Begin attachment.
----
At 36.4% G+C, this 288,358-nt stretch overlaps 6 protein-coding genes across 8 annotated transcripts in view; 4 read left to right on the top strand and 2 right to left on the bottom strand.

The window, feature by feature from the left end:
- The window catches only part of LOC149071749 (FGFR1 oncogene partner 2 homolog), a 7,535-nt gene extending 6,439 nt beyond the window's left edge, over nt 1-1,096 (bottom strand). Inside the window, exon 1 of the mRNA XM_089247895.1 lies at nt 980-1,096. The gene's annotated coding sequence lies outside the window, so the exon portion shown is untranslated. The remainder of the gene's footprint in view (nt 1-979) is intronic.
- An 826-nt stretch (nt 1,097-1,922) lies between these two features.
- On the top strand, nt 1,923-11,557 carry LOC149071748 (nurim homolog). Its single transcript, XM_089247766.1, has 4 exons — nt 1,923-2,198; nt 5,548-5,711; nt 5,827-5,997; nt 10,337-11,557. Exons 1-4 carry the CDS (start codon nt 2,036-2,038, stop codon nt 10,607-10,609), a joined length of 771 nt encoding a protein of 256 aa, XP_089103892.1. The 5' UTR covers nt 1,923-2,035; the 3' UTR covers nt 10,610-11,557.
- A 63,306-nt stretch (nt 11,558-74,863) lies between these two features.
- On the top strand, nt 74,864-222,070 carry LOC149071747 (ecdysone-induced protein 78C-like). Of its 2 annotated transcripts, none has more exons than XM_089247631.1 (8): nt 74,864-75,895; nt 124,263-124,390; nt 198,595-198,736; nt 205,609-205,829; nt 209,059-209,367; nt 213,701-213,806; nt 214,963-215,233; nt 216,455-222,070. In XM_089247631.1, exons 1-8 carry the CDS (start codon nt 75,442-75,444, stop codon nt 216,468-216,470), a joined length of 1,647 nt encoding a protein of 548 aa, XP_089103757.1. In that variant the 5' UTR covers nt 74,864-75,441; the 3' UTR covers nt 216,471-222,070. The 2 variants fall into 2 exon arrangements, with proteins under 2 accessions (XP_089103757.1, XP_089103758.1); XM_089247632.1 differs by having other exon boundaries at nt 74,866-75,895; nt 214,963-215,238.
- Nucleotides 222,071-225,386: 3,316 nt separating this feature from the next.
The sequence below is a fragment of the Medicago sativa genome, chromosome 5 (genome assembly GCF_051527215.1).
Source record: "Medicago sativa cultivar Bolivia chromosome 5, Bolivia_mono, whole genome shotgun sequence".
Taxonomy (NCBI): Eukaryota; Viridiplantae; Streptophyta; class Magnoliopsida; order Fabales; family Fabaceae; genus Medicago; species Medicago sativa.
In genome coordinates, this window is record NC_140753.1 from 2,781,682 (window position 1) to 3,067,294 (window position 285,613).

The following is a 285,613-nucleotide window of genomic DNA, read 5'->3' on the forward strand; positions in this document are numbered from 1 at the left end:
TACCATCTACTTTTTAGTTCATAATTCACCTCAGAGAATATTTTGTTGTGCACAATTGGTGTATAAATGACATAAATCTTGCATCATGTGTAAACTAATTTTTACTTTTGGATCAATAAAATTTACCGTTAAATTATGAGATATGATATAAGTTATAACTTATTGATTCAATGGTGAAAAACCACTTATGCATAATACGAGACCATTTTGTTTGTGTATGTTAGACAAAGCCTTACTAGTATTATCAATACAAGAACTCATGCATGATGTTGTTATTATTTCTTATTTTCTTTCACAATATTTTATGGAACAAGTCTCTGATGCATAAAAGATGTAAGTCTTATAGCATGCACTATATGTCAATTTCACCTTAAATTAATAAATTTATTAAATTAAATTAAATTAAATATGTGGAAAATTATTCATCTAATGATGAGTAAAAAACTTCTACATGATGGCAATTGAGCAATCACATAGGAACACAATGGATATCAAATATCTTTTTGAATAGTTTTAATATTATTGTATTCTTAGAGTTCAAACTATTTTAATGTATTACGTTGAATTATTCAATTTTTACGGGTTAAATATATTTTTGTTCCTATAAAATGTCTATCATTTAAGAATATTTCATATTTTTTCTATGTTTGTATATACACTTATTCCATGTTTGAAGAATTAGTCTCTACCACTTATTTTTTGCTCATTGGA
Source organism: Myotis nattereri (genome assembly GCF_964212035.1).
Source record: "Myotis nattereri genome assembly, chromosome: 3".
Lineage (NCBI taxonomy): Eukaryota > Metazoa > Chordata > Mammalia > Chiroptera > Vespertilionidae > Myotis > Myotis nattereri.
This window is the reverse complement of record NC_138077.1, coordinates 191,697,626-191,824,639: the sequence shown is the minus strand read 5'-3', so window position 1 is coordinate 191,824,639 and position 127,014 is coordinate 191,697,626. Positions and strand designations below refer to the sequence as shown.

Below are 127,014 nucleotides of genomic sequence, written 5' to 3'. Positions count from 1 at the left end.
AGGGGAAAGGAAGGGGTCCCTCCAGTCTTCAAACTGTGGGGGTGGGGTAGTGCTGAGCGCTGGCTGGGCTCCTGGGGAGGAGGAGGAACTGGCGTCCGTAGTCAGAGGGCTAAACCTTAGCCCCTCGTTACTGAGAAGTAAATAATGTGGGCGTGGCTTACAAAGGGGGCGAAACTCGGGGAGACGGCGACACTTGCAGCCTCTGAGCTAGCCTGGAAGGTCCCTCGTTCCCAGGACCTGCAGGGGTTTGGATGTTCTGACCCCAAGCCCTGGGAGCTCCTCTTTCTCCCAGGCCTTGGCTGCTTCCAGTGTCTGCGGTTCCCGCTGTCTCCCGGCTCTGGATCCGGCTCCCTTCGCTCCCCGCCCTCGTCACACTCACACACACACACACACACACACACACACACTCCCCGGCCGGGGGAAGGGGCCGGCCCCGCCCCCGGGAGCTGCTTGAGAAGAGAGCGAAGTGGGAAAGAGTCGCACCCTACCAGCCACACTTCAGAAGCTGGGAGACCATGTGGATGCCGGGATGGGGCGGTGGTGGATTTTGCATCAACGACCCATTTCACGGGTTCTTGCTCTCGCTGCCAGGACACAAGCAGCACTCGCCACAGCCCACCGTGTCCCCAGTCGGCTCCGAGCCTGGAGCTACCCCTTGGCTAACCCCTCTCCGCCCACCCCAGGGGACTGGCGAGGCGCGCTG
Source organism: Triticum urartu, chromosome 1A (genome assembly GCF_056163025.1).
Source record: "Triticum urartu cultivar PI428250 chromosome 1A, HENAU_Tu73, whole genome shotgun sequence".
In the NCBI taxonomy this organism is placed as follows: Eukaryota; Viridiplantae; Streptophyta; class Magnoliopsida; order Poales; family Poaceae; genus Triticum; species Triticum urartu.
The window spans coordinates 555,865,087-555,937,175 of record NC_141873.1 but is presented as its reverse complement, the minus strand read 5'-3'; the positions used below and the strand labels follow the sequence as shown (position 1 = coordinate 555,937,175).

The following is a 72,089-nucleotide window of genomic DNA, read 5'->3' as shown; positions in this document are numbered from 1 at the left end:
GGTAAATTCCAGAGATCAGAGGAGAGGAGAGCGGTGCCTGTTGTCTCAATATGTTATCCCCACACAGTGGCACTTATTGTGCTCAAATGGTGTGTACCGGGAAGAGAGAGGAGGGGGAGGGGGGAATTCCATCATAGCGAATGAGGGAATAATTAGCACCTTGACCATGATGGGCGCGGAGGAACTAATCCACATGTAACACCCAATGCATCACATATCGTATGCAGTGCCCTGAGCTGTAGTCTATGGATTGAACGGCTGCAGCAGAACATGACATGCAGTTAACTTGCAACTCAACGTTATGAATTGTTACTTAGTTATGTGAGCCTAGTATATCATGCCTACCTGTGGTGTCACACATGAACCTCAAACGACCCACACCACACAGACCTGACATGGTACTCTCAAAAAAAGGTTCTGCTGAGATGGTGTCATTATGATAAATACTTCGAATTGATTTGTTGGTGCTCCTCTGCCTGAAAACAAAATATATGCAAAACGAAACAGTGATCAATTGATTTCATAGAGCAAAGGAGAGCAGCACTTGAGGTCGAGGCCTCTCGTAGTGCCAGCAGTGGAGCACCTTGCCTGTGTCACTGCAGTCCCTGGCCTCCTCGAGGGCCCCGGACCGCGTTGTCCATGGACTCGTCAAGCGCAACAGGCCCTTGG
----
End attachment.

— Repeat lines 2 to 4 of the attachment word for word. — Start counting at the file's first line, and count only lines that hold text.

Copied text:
The window, feature by feature from the left end:
- The window catches only part of LOC149071749 (FGFR1 oncogene partner 2 homolog), a 7,535-nt gene extending 6,439 nt beyond the window's left edge, over nt 1-1,096 (bottom strand). Inside the window, exon 1 of the mRNA XM_089247895.1 lies at nt 980-1,096. The gene's annotated coding sequence lies outside the window, so the exon portion shown is untranslated. The remainder of the gene's footprint in view (nt 1-979) is intronic.
- An 826-nt stretch (nt 1,097-1,922) lies between these two features.